Despite sometimes engaging in some pretty gross behavior, chimps don’t like yicky things either, a new paper reveals. The findings offer a glimpse into the roots of our own sense of disgust.
Chimps aren’t the best-mannered animals out there. In the wild, they have been observed to pick out seeds from feces and eat them. In captivity, some have been spotted engaging in coprophagy — the deliberate ingestion of feces. All of which we’d definitely characterize as being downright disgusting behavior.
But that doesn’t mean they don’t feel disgusted at all. The behaviors we’ve mentioned above usually involve each chimps’ own feces, or at most that of their immediate family members. If presented with bodily fluids or feces from other chimps, however, they will exhibit behaviors very suggestive of disgust. In theory, animals evolved this aversion to protect themselves from parasites and pathogens. In humans, bodily products are a universal elicitor of disgust, and the paper found evidence that exposure to biological contaminants — via vision, smell, or touch — also elicit similar reactions in chimpanzees by influencing feeding choices.
“If chimpanzees and other primates can discern contamination risk via different cues, individuals with higher sensitivities to feces and other bodily fluids may be less infected, which could have important health benefits,” explains Cecile Sarabian, the lead author of the study.
The team worked with 20 chimpanzees (Pan troglodytes troglodytes) at the Centre International de Recherches Médicales de Franceville (CIRMF) in southern Gabon. Throughout a series of experiments, the team was able to show that chimps will generally delay eating potentially contaminated food items.
First, the primates were presented with a choice of three bananas — one on a piece of brown foam (control sample), one placed on a replica pink feces, and one placed on a brown replica. The team reports that the chimps would first select the bananas atop the control foam and the pink feces replica significantly more often than the ones on the brown feces replica. This shows “a preference for food that is not associated with contamination risk” but not an “avoidance of such risk altogether,” as generally, they would still eat all three bananas.
The animals also showed a “weak tendency” of moving away from the smell of potential biological contaminants (conspecific feces, blood, and semen) compared to a control sample of water. Food trials revealed that the smell of blood or semen again had a limited effect on the chimps’ appetite compared to a control odor (they ate the bananas given to them 93%, respectively 92% of times, compared to 93% with control odor). Finally, they also tended to move away from and/or consume food items less often when associated with odors of these potential contaminants, the authors write. These tendencies were overall weak, the scientists add, suggesting that “the threat levels perceived [by the chimps] may not have been great.”
For the third experiment, the team worked with 42 chimps. The primates were presented with a foraging task designed to put them into surprise tactile contact with two hidden substrates: dough, which has been used in human experiments to replicate the consistency, temperature, and moisture of a potentially contaminated substrate, or a piece of rope used as a control. Both substrates were hidden inside a box so the chimps couldn’t see them. What the chimps did see, however, was that the team placed pieces of banana in each box.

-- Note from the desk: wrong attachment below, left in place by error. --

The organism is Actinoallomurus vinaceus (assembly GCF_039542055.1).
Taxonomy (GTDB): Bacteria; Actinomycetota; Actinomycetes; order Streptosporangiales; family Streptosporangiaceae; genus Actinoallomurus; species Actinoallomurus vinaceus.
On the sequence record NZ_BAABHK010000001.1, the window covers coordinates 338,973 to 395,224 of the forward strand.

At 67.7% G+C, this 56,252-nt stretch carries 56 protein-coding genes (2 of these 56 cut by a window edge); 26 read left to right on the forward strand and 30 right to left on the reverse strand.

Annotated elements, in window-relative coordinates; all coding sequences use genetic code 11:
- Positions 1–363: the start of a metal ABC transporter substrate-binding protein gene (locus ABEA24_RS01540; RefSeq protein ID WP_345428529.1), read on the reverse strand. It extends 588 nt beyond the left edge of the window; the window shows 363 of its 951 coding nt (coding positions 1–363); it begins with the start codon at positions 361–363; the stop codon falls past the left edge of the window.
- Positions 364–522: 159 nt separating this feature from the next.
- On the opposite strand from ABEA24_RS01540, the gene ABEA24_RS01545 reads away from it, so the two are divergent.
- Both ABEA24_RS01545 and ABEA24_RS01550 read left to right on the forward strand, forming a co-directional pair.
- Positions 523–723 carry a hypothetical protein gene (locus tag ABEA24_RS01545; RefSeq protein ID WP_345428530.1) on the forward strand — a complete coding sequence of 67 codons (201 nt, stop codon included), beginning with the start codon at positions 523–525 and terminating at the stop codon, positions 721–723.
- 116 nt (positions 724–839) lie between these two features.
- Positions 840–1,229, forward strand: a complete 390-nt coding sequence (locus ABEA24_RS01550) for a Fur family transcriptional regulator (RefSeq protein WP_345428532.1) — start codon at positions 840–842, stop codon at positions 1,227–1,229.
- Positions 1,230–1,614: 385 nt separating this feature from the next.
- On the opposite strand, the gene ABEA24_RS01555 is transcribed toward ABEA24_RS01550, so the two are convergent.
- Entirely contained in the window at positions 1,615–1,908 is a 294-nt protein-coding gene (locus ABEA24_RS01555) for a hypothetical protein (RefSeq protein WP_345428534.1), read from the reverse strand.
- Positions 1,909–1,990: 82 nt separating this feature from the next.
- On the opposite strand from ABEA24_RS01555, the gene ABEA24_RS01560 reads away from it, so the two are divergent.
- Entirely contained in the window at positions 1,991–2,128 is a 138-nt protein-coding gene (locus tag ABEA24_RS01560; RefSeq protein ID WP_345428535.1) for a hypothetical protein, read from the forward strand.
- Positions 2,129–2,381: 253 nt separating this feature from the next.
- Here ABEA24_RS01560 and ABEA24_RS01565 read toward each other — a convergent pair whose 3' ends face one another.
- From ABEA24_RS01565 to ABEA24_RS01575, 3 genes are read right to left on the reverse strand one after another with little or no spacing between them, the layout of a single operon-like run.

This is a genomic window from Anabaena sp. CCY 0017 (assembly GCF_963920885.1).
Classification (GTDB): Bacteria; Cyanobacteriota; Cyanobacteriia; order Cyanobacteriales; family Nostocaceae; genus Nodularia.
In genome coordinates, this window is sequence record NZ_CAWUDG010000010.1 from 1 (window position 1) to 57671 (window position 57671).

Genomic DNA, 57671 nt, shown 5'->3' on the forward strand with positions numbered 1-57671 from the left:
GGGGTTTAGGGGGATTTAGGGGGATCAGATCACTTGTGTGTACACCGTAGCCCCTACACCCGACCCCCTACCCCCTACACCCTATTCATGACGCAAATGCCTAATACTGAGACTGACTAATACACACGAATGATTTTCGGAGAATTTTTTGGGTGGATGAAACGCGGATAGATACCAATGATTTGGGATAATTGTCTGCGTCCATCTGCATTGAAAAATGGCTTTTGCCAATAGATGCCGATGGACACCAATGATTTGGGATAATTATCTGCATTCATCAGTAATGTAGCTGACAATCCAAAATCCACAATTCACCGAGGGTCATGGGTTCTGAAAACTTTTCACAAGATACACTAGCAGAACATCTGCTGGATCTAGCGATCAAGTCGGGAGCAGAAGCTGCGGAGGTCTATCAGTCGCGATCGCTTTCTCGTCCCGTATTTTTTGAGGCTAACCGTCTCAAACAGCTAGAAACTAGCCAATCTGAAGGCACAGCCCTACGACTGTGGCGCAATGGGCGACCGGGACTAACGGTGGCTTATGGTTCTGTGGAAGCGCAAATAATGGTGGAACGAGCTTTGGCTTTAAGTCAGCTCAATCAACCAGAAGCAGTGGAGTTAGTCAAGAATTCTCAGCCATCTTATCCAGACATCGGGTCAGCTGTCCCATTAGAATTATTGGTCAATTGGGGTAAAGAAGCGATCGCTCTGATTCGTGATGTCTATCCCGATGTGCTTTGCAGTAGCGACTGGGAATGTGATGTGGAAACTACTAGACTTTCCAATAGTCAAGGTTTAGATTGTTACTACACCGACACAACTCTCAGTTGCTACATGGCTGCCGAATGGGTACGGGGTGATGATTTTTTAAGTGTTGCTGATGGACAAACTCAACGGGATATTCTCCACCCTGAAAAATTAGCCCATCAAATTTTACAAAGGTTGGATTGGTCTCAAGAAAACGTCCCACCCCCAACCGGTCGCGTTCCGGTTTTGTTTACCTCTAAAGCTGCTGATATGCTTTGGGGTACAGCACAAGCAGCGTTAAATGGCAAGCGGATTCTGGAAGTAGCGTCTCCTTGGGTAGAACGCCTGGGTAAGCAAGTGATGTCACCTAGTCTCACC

The chimps that received a box with rope substrate ate the banana pieces roughly 91% of the time. In contrast, their dough-boxed counterparts only ate the food 54% of the time. It’s the single most powerful disgust behavior elicited by the chimps in this study. The results are very similar to the behaviors shown by humans when blindly touching soft and moist substrates, which are generally more contaminant-rich than hard and dry substances.
“While anyone watching the reactions of these chimpanzees in the tactile experiments can empathize with them, it’s premature to say that they feel the same as we might in that situation” cautions Andrew MacIntosh, senior author on the study.
“What’s great about these experiments, though, is that the observed responses are functionally similar to what ours would be, providing evidence that the mechanism underlying their behavior could be similar to ours.”
The results help pave the way to understanding the disgust mechanism in humans and the protective function it serves.
“Moreover, such results may have implications for animal welfare and management. We can better inform staff and keepers about the adaptive value of such sensitivity and its flexibility, as well as identify which individuals may be more at risk of infection and therefore require more attention,” concludes Cecile Sarabian.
The team is now working on “expanding our ‘disgusting’ work” to other primate and non-primate species to get a more bird’s eye view of how the emotion forms and functions.
The paper “Avoidance of biological contaminants through sight, smell and touch in chimpanzees” has been published in the journal Royal Science Open Society.
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